With Tropical Storm Isaac barreling by Florida’s popular homeports, a number of ships have been forced to wait offshore until the massive system and its entrails blow through. This has delayed debarkations by several hours, a day or, in the case of the world’s largest cruise ship, two full days.
Allure of the Seas‘ current sailing, which departed Fort Lauderdale on August 19, has changed from the usual weeklong trip to an extremely rare nine-night voyage now scheduled to conclude on Tuesday morning.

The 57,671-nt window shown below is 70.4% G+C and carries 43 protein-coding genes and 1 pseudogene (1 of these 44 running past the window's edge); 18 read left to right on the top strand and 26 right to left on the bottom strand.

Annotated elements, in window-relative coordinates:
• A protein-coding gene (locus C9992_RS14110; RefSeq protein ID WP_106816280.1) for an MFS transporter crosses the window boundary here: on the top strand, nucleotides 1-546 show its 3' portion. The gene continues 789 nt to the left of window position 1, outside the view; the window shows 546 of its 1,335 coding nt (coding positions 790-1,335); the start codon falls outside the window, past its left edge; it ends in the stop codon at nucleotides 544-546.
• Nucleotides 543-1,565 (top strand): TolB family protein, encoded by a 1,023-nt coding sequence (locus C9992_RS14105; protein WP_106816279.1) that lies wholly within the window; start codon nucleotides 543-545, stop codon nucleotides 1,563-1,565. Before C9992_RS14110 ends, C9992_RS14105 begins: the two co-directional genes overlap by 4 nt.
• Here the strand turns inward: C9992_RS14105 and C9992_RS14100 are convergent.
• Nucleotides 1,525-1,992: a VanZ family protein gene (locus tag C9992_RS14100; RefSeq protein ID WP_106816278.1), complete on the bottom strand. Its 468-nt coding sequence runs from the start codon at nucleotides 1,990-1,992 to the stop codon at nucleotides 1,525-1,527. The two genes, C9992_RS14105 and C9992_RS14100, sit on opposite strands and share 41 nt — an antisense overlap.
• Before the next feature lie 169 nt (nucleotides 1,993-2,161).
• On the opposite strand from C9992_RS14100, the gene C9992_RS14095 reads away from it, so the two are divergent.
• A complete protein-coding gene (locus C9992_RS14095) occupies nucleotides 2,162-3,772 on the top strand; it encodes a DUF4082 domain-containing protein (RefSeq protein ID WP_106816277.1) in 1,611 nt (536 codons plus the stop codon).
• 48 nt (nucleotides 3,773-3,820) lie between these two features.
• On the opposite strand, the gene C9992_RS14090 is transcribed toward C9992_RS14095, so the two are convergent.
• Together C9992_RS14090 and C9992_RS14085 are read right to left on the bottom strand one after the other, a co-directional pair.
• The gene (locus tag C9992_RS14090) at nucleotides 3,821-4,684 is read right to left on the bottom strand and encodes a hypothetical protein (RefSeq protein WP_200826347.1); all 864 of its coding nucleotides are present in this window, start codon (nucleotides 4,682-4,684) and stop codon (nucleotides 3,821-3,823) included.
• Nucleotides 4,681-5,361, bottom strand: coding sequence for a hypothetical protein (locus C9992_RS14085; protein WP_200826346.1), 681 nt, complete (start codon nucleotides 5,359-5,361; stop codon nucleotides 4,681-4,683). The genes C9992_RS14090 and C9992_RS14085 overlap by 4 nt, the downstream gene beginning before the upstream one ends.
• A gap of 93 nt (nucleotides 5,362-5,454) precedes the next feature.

Naturally, Allure’s next cruise is now an equally rare five-nighter. And despite the line being sheltered in legalese — across the industry, passenger contracts dictate that passengers are owed nothing in such a situation — Royal Caribbean has offered the following compensation package:
Now it’s your turn: Do you think the compensation was fair?
Check out how lines responded during last year’s big storm, Irene.
When a hurricane threatens to disrupt your cruise, there’s one place to go for updates: Cruise Critic’s Hurricane Zone.
Don’t expect a cruise line to save your vacation from a hurricane. Here’s what you need to know about travel insurance.
So what’s hurricane season cruising all about? Check out our guide.